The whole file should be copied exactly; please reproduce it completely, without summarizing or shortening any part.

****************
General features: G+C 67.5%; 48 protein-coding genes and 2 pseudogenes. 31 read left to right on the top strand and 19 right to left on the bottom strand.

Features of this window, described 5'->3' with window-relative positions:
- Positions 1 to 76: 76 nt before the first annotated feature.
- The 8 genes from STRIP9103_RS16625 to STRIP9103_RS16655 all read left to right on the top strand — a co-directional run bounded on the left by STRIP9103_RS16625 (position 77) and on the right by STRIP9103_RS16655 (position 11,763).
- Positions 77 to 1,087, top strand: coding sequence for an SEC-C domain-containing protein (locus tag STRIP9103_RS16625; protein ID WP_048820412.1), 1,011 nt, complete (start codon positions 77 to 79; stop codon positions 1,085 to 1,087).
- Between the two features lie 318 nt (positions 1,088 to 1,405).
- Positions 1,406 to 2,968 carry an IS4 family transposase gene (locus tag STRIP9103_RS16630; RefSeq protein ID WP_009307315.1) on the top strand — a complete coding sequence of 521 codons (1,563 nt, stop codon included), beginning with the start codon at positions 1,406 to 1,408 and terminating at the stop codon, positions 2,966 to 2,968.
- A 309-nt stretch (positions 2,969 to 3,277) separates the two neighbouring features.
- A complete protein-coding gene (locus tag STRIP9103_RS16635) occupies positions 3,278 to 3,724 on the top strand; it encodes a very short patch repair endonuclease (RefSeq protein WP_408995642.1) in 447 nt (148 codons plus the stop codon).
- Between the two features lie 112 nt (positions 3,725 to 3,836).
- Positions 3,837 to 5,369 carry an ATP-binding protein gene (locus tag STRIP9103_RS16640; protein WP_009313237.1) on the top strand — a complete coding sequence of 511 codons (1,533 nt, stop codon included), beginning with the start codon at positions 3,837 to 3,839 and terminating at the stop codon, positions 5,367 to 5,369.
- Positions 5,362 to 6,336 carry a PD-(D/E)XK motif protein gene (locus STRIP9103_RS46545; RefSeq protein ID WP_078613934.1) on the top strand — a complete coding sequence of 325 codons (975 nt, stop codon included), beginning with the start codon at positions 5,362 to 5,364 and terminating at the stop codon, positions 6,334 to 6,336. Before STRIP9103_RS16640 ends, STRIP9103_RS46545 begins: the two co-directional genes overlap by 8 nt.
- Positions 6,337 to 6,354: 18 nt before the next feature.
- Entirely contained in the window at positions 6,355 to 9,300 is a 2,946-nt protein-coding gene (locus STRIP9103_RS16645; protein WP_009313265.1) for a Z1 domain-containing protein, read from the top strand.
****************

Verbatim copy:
General features: G+C 67.5%; 48 protein-coding genes and 2 pseudogenes. 31 read left to right on the top strand and 19 right to left on the bottom strand.

Features of this window, described 5'->3' with window-relative positions:
- Positions 1 to 76: 76 nt before the first annotated feature.
- The 8 genes from STRIP9103_RS16625 to STRIP9103_RS16655 all read left to right on the top strand — a co-directional run bounded on the left by STRIP9103_RS16625 (position 77) and on the right by STRIP9103_RS16655 (position 11,763).
- Positions 77 to 1,087, top strand: coding sequence for an SEC-C domain-containing protein (locus tag STRIP9103_RS16625; protein ID WP_048820412.1), 1,011 nt, complete (start codon positions 77 to 79; stop codon positions 1,085 to 1,087).
- Between the two features lie 318 nt (positions 1,088 to 1,405).
- Positions 1,406 to 2,968 carry an IS4 family transposase gene (locus tag STRIP9103_RS16630; RefSeq protein ID WP_009307315.1) on the top strand — a complete coding sequence of 521 codons (1,563 nt, stop codon included), beginning with the start codon at positions 1,406 to 1,408 and terminating at the stop codon, positions 2,966 to 2,968.
- A 309-nt stretch (positions 2,969 to 3,277) separates the two neighbouring features.
- A complete protein-coding gene (locus tag STRIP9103_RS16635) occupies positions 3,278 to 3,724 on the top strand; it encodes a very short patch repair endonuclease (RefSeq protein WP_408995642.1) in 447 nt (148 codons plus the stop codon).
- Between the two features lie 112 nt (positions 3,725 to 3,836).
- Positions 3,837 to 5,369 carry an ATP-binding protein gene (locus tag STRIP9103_RS16640; protein WP_009313237.1) on the top strand — a complete coding sequence of 511 codons (1,533 nt, stop codon included), beginning with the start codon at positions 3,837 to 3,839 and terminating at the stop codon, positions 5,367 to 5,369.
- Positions 5,362 to 6,336 carry a PD-(D/E)XK motif protein gene (locus STRIP9103_RS46545; RefSeq protein ID WP_078613934.1) on the top strand — a complete coding sequence of 325 codons (975 nt, stop codon included), beginning with the start codon at positions 5,362 to 5,364 and terminating at the stop codon, positions 6,334 to 6,336. Before STRIP9103_RS16640 ends, STRIP9103_RS46545 begins: the two co-directional genes overlap by 8 nt.
- Positions 6,337 to 6,354: 18 nt before the next feature.
- Entirely contained in the window at positions 6,355 to 9,300 is a 2,946-nt protein-coding gene (locus STRIP9103_RS16645; protein WP_009313265.1) for a Z1 domain-containing protein, read from the top strand.